One of the most significant pieces of evidence for Indian-Egyptian trade is the Periplus of the Erythraean Sea, a Greek manuscript that dates back to the 1st century CE. The Periplus describes the trade routes between India and the Red Sea, and provides a detailed account of the commodities traded between India and Egypt, including spices, precious stones, ivory, and textiles.

In addition, several ancient Egyptian texts and inscriptions have been found that mention the importation of Indian spices. For example, the temple of Kom Ombo, which dates back to the Ptolemaic era, contains a relief that depicts the transport of Indian spices, including cinnamon and cassia, from the Red Sea to the temple.

Records or artifacts from those times
Latest news article from April 2023
Source – In addition to a Buddha statue, Sanskrit inscriptions from 2000 years ago were found, as were coins from the Satavahana empire from Southern India.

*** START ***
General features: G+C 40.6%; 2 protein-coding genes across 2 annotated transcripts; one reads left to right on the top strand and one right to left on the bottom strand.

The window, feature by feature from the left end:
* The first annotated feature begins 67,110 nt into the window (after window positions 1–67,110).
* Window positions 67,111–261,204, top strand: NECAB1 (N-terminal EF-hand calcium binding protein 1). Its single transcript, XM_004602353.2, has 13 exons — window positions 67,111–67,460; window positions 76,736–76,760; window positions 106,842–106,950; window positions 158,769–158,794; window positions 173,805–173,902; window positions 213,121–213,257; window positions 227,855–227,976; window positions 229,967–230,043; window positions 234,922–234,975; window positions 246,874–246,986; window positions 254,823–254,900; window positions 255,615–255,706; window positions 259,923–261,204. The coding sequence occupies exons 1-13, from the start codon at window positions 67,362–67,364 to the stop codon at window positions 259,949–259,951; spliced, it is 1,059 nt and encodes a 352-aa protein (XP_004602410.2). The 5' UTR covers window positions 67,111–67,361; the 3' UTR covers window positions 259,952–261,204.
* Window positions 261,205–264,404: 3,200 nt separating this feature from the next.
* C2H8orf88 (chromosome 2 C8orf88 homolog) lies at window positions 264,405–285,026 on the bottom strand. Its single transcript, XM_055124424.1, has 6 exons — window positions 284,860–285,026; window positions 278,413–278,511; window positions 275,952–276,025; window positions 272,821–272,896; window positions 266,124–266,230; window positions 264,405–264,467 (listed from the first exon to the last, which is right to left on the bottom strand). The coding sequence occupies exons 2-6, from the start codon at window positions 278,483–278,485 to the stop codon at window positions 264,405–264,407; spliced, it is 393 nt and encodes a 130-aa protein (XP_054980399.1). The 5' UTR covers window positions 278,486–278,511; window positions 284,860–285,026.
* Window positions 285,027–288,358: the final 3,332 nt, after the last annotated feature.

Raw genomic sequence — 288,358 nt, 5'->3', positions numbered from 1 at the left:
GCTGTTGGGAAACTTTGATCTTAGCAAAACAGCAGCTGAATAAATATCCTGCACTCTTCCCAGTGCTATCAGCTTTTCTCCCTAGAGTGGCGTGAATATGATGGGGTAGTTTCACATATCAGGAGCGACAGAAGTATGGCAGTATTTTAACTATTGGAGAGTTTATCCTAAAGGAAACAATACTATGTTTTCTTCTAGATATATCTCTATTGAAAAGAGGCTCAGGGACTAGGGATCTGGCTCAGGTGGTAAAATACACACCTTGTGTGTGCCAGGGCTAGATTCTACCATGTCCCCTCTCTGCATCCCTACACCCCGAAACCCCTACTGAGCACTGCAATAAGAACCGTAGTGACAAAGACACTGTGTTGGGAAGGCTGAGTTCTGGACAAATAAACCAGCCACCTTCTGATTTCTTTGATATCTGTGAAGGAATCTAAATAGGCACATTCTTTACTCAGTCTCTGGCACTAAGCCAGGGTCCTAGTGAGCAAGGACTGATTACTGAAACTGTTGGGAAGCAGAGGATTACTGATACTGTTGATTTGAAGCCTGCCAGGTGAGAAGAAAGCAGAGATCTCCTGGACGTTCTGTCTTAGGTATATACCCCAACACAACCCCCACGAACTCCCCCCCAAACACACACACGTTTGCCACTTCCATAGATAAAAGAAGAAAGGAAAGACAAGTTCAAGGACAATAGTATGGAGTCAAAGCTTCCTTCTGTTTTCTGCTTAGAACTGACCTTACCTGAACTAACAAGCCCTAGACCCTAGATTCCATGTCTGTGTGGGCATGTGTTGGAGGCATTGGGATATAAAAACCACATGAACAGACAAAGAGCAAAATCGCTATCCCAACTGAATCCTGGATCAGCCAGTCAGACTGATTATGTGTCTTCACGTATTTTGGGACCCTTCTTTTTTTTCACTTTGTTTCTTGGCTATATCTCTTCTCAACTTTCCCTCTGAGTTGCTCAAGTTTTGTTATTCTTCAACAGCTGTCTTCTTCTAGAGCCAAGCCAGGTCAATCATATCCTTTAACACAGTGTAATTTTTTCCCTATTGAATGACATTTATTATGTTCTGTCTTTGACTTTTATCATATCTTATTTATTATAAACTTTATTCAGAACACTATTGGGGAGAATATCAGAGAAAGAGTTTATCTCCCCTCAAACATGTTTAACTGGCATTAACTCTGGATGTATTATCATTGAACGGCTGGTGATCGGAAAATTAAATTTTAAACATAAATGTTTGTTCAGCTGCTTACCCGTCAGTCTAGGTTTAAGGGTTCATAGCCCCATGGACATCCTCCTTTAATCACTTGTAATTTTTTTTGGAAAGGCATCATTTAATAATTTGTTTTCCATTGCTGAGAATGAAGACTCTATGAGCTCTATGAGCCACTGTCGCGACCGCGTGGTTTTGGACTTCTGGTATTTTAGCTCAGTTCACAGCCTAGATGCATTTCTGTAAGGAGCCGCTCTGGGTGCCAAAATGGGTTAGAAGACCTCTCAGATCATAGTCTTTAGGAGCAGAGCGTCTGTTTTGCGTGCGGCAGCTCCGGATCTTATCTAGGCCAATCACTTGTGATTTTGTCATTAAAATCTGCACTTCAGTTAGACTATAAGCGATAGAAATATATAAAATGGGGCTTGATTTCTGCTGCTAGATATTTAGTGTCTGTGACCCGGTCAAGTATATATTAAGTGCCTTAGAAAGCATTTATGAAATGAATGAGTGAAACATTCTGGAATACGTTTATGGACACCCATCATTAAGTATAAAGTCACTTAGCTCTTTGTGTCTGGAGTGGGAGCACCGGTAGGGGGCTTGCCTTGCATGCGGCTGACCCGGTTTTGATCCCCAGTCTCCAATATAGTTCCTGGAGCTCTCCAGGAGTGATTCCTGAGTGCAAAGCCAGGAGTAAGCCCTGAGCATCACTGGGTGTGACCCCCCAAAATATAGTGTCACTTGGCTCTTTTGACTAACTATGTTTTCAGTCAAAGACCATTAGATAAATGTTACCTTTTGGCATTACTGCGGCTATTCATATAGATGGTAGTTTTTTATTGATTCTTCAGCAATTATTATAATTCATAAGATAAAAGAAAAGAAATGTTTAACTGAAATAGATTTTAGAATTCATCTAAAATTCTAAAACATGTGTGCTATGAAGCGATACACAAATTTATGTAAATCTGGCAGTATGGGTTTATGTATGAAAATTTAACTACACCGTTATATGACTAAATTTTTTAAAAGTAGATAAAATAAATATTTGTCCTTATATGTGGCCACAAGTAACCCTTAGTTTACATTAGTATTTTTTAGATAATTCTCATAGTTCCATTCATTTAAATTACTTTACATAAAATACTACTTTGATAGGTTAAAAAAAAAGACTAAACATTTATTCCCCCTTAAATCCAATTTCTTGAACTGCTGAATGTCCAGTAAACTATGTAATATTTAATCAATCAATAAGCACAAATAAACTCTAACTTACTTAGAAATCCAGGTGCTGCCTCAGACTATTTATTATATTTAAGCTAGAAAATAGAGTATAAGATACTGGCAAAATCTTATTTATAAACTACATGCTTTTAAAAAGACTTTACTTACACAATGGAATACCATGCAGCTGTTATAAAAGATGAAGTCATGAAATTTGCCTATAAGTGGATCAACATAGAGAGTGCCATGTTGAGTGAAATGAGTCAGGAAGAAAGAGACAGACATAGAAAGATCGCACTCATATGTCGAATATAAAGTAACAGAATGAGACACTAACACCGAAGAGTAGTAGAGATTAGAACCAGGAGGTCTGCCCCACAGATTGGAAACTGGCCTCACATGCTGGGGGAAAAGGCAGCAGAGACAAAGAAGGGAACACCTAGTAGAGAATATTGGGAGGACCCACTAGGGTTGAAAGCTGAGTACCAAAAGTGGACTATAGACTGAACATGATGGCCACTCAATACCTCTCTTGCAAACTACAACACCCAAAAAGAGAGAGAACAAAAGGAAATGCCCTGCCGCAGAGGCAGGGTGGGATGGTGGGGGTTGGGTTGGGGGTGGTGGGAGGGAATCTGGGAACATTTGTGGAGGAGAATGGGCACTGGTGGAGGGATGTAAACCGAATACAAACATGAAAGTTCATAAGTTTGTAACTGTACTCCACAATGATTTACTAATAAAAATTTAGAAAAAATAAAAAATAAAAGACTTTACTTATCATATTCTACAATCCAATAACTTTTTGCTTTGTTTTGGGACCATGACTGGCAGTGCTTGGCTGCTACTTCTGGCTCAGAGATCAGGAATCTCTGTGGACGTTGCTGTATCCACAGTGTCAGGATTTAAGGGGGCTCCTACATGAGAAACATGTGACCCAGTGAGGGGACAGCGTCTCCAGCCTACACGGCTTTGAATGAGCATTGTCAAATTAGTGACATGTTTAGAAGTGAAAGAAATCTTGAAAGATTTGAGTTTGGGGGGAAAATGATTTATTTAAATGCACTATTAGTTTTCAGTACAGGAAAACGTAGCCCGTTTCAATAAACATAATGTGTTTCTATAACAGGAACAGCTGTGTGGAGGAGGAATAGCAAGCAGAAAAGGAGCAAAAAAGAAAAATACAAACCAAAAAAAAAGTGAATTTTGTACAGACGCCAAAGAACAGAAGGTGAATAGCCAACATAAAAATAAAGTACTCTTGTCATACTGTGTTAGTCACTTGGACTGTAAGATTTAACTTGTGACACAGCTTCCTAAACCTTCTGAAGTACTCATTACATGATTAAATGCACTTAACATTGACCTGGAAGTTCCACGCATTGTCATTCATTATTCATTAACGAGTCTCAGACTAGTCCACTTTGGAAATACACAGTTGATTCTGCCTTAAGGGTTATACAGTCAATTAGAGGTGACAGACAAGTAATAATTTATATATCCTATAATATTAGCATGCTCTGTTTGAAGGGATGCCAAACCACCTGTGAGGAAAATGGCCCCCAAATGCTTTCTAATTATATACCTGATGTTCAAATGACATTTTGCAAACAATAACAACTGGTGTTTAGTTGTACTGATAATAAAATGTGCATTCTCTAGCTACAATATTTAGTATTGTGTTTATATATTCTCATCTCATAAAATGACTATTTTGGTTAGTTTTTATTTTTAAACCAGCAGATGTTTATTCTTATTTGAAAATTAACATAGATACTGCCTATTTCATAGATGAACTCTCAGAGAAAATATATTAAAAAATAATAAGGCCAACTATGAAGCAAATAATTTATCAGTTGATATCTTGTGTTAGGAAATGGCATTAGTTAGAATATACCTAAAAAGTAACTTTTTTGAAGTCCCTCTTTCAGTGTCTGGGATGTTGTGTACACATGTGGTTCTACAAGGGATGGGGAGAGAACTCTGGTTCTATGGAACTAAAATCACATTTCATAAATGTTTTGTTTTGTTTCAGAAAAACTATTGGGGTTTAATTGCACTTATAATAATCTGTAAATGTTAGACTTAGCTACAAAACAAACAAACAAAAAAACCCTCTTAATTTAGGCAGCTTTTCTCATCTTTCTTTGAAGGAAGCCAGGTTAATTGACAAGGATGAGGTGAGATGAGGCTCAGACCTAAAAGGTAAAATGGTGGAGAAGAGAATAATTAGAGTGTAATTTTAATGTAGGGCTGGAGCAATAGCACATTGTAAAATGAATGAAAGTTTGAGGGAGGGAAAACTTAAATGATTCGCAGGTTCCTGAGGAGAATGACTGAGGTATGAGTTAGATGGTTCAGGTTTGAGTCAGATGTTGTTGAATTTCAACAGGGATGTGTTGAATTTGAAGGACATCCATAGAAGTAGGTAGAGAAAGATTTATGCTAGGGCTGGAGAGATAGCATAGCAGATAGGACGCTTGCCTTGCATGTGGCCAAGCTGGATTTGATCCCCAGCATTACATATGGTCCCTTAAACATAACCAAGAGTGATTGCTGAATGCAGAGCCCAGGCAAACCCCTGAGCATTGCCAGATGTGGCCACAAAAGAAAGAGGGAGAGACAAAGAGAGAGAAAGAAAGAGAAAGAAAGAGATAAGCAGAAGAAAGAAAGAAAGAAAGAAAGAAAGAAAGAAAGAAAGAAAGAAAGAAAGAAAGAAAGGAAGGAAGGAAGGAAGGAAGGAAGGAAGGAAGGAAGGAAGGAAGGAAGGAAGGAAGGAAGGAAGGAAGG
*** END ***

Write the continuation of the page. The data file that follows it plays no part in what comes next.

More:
There have been several archaeological findings that indicate the trade relationship between India and the ancient Roman and Greek civilizations.

One example of such a finding is the discovery of Roman coins in India, particularly in the southern states of Tamil Nadu and Kerala. These coins, dating back to the 1st century BCE, suggest that Roman traders were present in India during that time.

Another important archaeological discovery is the ancient port of Muziris, located in present-day Kerala, which was a major trading center for the Romans and Greeks. Excavations at the site have uncovered several artifacts, including amphorae (a type of container used to transport goods), pottery, and coins, all of which point to a thriving trade relationship between India and the ancient world.

Additionally, the discovery of a Roman glass bowl in Pompeii, Italy, that was made in India is further evidence of the trade relationship between the two civilizations.

In terms of written records, the ancient Greek historian Herodotus mentions the trade relationship between India and the Greeks in his writings, specifically in his book “The Histories.” He writes about the various goods that were traded, including spices, textiles, and precious stones.

Coins from India, Egypt, Greece and Rome